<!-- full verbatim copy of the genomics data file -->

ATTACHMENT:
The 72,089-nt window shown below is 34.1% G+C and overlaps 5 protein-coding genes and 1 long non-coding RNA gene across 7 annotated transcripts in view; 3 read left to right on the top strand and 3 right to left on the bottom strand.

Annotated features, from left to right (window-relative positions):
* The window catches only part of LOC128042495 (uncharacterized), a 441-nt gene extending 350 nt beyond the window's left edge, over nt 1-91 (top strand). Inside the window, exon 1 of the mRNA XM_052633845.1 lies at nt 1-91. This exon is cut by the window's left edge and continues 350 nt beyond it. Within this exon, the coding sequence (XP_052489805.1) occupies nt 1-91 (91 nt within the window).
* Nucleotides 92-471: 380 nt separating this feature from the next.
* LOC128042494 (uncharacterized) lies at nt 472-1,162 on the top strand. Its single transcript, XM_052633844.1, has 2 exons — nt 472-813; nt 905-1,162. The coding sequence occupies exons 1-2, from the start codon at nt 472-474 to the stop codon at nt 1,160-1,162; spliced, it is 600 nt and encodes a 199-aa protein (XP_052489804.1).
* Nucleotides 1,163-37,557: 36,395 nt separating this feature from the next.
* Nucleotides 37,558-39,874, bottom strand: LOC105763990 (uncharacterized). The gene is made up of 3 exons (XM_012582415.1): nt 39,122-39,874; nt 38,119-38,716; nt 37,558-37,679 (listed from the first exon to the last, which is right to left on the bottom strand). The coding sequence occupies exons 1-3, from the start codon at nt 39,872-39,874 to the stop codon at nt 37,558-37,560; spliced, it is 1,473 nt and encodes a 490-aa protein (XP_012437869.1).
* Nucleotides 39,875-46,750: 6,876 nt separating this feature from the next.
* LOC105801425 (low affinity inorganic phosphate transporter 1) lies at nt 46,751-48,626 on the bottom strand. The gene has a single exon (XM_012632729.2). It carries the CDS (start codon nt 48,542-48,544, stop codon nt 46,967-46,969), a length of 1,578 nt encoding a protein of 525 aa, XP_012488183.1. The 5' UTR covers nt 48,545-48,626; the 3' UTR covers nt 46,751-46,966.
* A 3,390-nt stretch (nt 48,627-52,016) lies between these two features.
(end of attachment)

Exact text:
The 72,089-nt window shown below is 34.1% G+C and overlaps 5 protein-coding genes and 1 long non-coding RNA gene across 7 annotated transcripts in view; 3 read left to right on the top strand and 3 right to left on the bottom strand.

Annotated features, from left to right (window-relative positions):
* The window catches only part of LOC128042495 (uncharacterized), a 441-nt gene extending 350 nt beyond the window's left edge, over nt 1-91 (top strand). Inside the window, exon 1 of the mRNA XM_052633845.1 lies at nt 1-91. This exon is cut by the window's left edge and continues 350 nt beyond it. Within this exon, the coding sequence (XP_052489805.1) occupies nt 1-91 (91 nt within the window).
* Nucleotides 92-471: 380 nt separating this feature from the next.
* LOC128042494 (uncharacterized) lies at nt 472-1,162 on the top strand. Its single transcript, XM_052633844.1, has 2 exons — nt 472-813; nt 905-1,162. The coding sequence occupies exons 1-2, from the start codon at nt 472-474 to the stop codon at nt 1,160-1,162; spliced, it is 600 nt and encodes a 199-aa protein (XP_052489804.1).
* Nucleotides 1,163-37,557: 36,395 nt separating this feature from the next.
* Nucleotides 37,558-39,874, bottom strand: LOC105763990 (uncharacterized). The gene is made up of 3 exons (XM_012582415.1): nt 39,122-39,874; nt 38,119-38,716; nt 37,558-37,679 (listed from the first exon to the last, which is right to left on the bottom strand). The coding sequence occupies exons 1-3, from the start codon at nt 39,872-39,874 to the stop codon at nt 37,558-37,560; spliced, it is 1,473 nt and encodes a 490-aa protein (XP_012437869.1).
* Nucleotides 39,875-46,750: 6,876 nt separating this feature from the next.
* LOC105801425 (low affinity inorganic phosphate transporter 1) lies at nt 46,751-48,626 on the bottom strand. The gene has a single exon (XM_012632729.2). It carries the CDS (start codon nt 48,542-48,544, stop codon nt 46,967-46,969), a length of 1,578 nt encoding a protein of 525 aa, XP_012488183.1. The 5' UTR covers nt 48,545-48,626; the 3' UTR covers nt 46,751-46,966.
* A 3,390-nt stretch (nt 48,627-52,016) lies between these two features.